- With some effort, it is possible to find passages that make the difference between 128 kbps MP3 and uncompressed audio quite obvious. For me, it was just a matter of finding a sound that was sharp enough and short enough. In David Bowie’s Rock ‘n Roll Suicide, I used a passage where Bowie sings the word “song” in a particular, Dylanesque way (WAV file). Another example is a 1.2-seconds-long sample from Thom Yorke’s Harrowdown Hill (WAV file). The second beat in the sample is accompanied by a static-like click (clipping) that is considerably quieter in the compressed version. More samples that are “difficult” for the MP3 format can be found on the Lame project page (I found the “Castanets” sample especially revealing.).
- What about higher bitrates? As I increased the bitrate, the differences that were barely audible at 128 kbps became inaudible and the differences that were obvious became less obvious.
- At 192 kbps, the Bowie and Yorke samples were still too much of a challenge and I was able to reliably tell the MP3 from the original, though with much less confidence and with more going back and forth between the two versions.
- At 256 kbps (the highest bitrate I tested), I was not able to identify the MP3 version reliably — my ABX results were 7/10, 6/10 and 6/7, which can be put down to chance.
Obviously, the results I got apply to my particular situation. If you have better equipment or better hearing, it is perfectly possible that you will be able to identify 256 kbps MP3s in a blind test. Conversely, if your equipment and/or hearing is worse, 192 kbps or even 128 kbps MP3s may sound transparent to you, even on “difficult” samples.
- Lame MP3 encoder version 3.98.2. I used Joint Stereo, High Quality, and variable bitrate encoding (ABR).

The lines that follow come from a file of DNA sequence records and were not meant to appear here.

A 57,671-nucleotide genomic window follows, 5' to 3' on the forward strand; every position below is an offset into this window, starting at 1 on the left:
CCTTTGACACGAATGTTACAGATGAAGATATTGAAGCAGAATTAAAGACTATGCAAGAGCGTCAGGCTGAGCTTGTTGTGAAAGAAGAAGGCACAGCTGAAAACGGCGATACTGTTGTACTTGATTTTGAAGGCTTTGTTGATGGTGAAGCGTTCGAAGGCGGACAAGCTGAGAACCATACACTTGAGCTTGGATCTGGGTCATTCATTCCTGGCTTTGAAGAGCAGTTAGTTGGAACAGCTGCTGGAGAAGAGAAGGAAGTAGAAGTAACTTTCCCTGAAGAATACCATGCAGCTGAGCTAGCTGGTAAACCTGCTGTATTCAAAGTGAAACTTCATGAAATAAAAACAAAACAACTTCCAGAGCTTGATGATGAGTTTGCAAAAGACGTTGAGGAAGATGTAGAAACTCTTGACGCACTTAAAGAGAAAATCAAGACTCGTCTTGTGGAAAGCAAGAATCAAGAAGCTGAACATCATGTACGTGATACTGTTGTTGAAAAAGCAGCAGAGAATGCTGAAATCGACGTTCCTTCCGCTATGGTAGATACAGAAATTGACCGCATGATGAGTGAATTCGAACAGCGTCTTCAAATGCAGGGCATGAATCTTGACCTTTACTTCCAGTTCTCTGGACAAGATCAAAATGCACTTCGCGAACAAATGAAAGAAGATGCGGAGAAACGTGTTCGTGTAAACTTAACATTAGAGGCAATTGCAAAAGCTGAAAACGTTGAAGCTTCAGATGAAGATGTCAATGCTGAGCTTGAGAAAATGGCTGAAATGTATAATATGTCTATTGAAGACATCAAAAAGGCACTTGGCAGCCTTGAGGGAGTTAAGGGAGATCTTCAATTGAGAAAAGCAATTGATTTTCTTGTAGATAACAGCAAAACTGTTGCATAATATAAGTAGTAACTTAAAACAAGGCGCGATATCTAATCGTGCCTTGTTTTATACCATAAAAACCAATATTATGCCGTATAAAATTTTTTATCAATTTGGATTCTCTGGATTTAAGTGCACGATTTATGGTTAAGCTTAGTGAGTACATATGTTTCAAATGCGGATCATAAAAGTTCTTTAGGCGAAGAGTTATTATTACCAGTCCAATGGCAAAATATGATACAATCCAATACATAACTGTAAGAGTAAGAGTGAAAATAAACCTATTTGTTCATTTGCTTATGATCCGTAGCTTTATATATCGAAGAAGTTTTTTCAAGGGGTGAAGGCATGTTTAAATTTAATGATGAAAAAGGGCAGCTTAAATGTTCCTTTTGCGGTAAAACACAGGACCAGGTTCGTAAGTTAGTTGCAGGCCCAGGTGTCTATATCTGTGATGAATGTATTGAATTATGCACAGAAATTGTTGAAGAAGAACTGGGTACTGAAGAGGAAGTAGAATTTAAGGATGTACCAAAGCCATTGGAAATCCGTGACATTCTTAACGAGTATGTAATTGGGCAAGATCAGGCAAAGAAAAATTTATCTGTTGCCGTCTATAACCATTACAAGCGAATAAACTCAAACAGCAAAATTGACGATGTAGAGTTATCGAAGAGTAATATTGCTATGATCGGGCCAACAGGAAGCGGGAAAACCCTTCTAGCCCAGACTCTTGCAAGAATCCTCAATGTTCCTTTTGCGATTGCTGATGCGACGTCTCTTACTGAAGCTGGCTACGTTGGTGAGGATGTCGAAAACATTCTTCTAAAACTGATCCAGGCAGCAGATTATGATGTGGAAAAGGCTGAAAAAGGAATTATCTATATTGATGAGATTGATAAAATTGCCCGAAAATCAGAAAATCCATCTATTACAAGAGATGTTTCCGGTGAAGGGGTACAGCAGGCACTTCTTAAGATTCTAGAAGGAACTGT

- Foobar2000 player with ABX plugin. I used ReplayGain to equalize the volume between the MP3 and the original file — otherwise I found it too easy to tell the difference in ABX tests, since MP3 encoding seems to change the volume of the track somewhat.
- Auzentech X-Meridian 7.1 — a well-respected audiophile-quality sound card with upgraded LM4562 op-amps.
- RealCable copper jack-RCA interconnect.
- Denon PMA-350SE amplifier — an entry-level audiophile receiver designed in England.
- Sennheiser HD 25-1 II, top-of-the-line closed headphones with stock steel cable.
When I write that there was an audible difference in an ABX test, I mean that I got 7/7 or 9/10 correct answers without repeating the test.
If my goal was to use an MP3 bitrate that is indistinguishable from the original in a blind listening test, I would use 256 kbps, since that is the bitrate which I was unable to identify in a reliable way, despite repeated attempts on a variety of samples (including the “difficult” samples posted on the Lame website).
Whether I will actually standardize on 256 kbps, I’m not sure. The fact that a 192 kbps MP3 can be distinguished from the original in a contrived test (good equipment, quiet environment, high listener concentration, specially selected samples) does not mean it is unsuitable for real-world scenarios. Sure, at 192 kbps the music is not always identical to the original, but judging by my experiments, the difference affects less than 1% of my music (in a 100-second sample, more than 99 seconds would probably be transparent). Even if all I did was listen to this tiny proportion of my music, I would be in a position to perceive the difference less than 1% of the time (what percent of the time do I listen to music in a quiet environment? what percent of the time am I really focused on the music as opposed to other things I’m doing?). Besides, there is the rarely-posed question of whether “different” necessarily means “inferior” — it is quite possible that subtle compression artifacts might actually improve the perceived quality of music in some cases.